Wednesday, August 12, 2009

Level Up!

**cue Legend of Zelda sound effects**

I've been playing with vortex reversals for a long time now and over the weekend I started connecting them to vertical chest hooping. When I tossed in a vertical duck-in I learned from Ziggy and ChemicalGal’s back-roll, I moved into new, unexplored territory. I love the freedom of movement born of new combinations and new modes of hooping. These are the heady days before my muscles settle comfortably into memorized patterns. Every gesture is a new opportunity.

Angled hooping has been a real challenge and I feel I’ve finally obtained that diagonally plane through breaks and barrel rolls. Instead of doing my vortex standing straight, I bring it down while bent forward. I still haven’t figured out how to pass off, but I can break the hoop and send it back up. From there it’s real easy to move into hand hooping or better yet, to duck back into the hoop, then give it a flashy roll or toss.

I know posts like this are mostly irrelevant to the reader, since you can’t see what I’m doing and hooping-language is so bulky and variable. However, I felt I needed to post something documenting my trip to Hooper’s Landing and a homage to the skills I acquired there seemed very appropriate.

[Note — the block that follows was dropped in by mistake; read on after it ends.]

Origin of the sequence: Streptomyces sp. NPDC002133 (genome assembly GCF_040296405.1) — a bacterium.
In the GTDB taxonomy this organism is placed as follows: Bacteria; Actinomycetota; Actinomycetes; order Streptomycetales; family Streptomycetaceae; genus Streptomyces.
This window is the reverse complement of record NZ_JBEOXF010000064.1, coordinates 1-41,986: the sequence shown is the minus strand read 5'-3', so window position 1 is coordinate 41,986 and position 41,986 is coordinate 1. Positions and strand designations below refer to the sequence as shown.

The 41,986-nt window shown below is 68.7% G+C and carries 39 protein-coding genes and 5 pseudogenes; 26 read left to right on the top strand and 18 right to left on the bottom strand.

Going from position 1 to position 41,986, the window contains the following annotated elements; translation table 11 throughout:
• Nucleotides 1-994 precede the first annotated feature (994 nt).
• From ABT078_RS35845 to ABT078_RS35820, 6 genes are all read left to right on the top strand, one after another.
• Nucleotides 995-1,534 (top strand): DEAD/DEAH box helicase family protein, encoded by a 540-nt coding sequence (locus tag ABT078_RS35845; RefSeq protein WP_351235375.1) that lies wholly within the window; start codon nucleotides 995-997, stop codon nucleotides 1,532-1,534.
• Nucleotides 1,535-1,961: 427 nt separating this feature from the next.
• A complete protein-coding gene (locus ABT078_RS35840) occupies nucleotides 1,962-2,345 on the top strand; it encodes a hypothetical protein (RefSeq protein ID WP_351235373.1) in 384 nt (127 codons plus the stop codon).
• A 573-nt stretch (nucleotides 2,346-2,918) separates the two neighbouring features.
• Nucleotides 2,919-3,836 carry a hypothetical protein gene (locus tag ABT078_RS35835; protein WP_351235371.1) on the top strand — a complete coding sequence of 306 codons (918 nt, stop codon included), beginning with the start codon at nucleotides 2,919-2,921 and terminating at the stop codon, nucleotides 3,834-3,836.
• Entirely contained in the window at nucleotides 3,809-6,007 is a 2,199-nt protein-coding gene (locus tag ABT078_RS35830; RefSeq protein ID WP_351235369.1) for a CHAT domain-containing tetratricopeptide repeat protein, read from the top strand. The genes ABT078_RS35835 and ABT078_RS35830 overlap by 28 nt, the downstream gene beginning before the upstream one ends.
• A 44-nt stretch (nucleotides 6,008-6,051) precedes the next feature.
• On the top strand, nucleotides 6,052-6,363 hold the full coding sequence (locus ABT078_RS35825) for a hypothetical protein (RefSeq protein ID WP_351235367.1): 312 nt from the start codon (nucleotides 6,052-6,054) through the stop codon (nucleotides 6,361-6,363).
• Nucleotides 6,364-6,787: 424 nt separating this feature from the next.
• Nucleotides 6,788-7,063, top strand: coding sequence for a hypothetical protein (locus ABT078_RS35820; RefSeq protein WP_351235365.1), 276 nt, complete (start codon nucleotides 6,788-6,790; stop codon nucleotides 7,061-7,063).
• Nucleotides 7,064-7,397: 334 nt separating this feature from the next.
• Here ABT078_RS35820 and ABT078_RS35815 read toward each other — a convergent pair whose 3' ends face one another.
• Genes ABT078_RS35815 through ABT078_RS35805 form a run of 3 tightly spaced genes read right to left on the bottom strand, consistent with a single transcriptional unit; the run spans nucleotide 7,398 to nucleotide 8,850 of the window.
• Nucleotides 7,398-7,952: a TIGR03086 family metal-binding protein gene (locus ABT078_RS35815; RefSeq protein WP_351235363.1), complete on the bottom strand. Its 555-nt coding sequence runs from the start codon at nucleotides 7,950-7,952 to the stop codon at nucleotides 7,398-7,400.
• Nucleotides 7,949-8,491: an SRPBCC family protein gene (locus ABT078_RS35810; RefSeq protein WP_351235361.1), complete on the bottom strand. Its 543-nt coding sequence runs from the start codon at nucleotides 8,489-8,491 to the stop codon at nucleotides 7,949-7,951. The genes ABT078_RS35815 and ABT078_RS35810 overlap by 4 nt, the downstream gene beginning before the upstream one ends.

Many thanks to the Scattered Stars, who inspire me with their dance and for the luminous tribe of hoop-goddesses who teach on-line! Thanks especially for Elissa who helps me feel welcomed & who posted a whole series of LED photos (including this image of me!) from Hooper's Landing.

Saturday, August 8, 2009

Hooper's Landing (a love poem)

The sunlight streamed brighter that day,
The leaves shimmered green in a dazzling way,
As I spun my hoop in an arc through the air,
Till it dropped with a clattered against the leg of a chair.
The girl learned forward, preparing to stand,
Dangling the hoop, like a wand, in her hand,
Then passed it back. I read in her glance,
That in motion or still we both form the dance.

Saturday, August 1, 2009


After many days of struggling, I finally passed two cords through the tiny, irregular hole in Beth’s holy stone. Yippee! The feeling is even more blissful than nailing a new hoop trick, because the stone need only be strung once and the completed necklace is visible evidence of my accomplishment. This necklace is more than a feat of cord-squeezing, however. It is a marvel of the imagination. Ever since Salali sent me her dangly bear-pendant necklace, I’ve been in love with long, tribal jewelry.

I made my holy stone necklace intuitively, just choosing beads along a color theme and string them in clusters. The idea was to create a necklace worthy of prayer and meditation, with texture and diversity. I left space between the knots so that the beads can be regrouped and rearranged. I love it! I love Beth’s necklace even more, because I was able to take my new design and share it. What makes these patterns even more special is that she and I found our holy stones on the very same day as we each enjoyed creek stomping adventures.